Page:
Points of disorder 

When Columbine went down, I was a little too cool for video games. I mean, I had played Wolfenstein and Doom, and sometimes a little Nintendo 64 at a friend's house. But I didn't really care enough about video games to spend money on them, much less get antsy once all kinds of politicians started threatening to step in and curtail the shooting and the violence and whatnot. I imagine most people are in the same position.

So, I don't really know if video games got any less violent after the shootings at Columbine High School. I remember people talking about it a lot. But it was just talk, I guess -- until Sept. 11 and those couple of weeks when everyone made a big show of being dutifully sensitive. All of a sudden, the Arnold Schwarzenegger movie I had been psyched up about was delayed indefinitely, and a TV show like "Nash Bridges" was scrapped at the last minute because Cheech Marin says a sandwich he's eating is "the bomb."

It wasn't exactly the same debate -- nobody was suggesting that violent movies caused terrorism, the way some suggested violence in the media caused Columbine -- but a lot of the same sentiment was involved. It really seemed like the folks behind movies and TV were doing some serious thinking for a second there, didn't it? The future of graphic violence (especially explosions) in the media was completely open to question.

So it has been six months now. And I've spent the last week playing a video game that seems as if it must have been conceived in the mind of some fanatical, white-haired caricature of a senator who loves to rant and rave about how the moral fiber of the country is being eroded by video games in which grenades and flamethrowers are used to torch crowds of helpless, screaming people in a shopping mall.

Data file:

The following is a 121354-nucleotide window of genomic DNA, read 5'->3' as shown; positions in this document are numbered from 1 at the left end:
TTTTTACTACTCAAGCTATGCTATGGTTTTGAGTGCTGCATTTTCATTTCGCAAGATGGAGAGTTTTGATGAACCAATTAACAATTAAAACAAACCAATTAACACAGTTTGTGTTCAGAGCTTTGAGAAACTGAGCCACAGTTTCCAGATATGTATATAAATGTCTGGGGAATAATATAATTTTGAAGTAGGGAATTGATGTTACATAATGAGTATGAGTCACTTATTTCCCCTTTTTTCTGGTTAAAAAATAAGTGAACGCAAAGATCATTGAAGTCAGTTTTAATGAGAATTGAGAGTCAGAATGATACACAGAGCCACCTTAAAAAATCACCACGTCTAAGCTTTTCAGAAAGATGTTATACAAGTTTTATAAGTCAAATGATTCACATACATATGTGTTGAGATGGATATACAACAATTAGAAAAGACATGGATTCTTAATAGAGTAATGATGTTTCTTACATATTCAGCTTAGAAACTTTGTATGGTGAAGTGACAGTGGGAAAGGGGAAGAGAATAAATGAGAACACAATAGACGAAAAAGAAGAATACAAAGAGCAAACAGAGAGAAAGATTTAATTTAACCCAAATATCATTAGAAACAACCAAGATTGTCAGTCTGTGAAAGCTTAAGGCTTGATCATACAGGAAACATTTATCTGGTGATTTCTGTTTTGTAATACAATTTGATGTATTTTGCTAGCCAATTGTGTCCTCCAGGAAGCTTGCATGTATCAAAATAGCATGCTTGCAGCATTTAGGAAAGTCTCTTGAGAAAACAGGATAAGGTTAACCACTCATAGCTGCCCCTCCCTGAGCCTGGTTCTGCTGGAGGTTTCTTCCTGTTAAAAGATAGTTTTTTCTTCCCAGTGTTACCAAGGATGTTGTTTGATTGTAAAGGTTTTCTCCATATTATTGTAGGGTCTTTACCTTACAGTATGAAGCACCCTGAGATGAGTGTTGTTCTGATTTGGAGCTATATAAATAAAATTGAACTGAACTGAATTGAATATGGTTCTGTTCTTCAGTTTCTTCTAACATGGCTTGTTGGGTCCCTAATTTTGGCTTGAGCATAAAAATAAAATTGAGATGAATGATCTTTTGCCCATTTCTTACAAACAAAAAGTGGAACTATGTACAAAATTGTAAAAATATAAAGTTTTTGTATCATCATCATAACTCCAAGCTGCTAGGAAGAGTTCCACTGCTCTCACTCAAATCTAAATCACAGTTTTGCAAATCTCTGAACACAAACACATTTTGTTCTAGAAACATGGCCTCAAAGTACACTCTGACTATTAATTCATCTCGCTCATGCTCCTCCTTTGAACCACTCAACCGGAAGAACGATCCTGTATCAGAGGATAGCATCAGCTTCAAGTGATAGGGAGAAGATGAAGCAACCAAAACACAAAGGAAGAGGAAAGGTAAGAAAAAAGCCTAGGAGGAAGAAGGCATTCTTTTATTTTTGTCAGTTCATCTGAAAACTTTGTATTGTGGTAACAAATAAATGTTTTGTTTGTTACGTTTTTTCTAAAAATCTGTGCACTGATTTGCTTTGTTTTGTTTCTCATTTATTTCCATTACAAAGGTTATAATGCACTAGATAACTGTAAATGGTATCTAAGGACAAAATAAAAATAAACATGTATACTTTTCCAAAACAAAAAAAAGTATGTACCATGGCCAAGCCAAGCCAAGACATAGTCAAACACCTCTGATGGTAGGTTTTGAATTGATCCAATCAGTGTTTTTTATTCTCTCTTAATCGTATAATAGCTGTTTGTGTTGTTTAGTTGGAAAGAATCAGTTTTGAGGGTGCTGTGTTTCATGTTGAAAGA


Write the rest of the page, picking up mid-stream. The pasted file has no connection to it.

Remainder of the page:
The game is called State of Emergency and it's kind of surreal. You really do use flamethrowers to torch crowds of helpless, screaming people in a shopping mall. You get points for it. There's even a voice-over that periodically announces things like, "Destroy buildings for bonus points!" and "Kill Corporation forces!"

State of Emergency is a game about rioting, made for the Playstation 2 by Rockstar Games, a little company that's making quite a name for itself thanks to State and last year's phenomenally popular Grand Theft Auto 3. While GTA 3 was a groundbreaking game in terms of the depth and the freedom it gave to players, most people probably bought it because you can hire a hooker, have sex with her, then beat her to death with a bat to get your money back. You can do that, but it's not like you have to. And there are countless other things you can do -- most of them illegal and very, very immoral.

State of Emergency can be pretty well summed up as a post-WTO-riots Double Dragon. Like the side-scrolling "beat-'em-ups" on the original Nintendo, you're confronted with a seemingly endless supply of disposable enemies, and your job is to whale on them with whatever weapons happen to be conveniently strewn about the street. The game doesn't attempt to capture the actual atmosphere of real rioting, and while there's no doubt that the protests in Seattle and elsewhere were a major inspiration for State of Emergency, the ideologies involved are just stand-ins for the good plumber and the evil dinosaur king.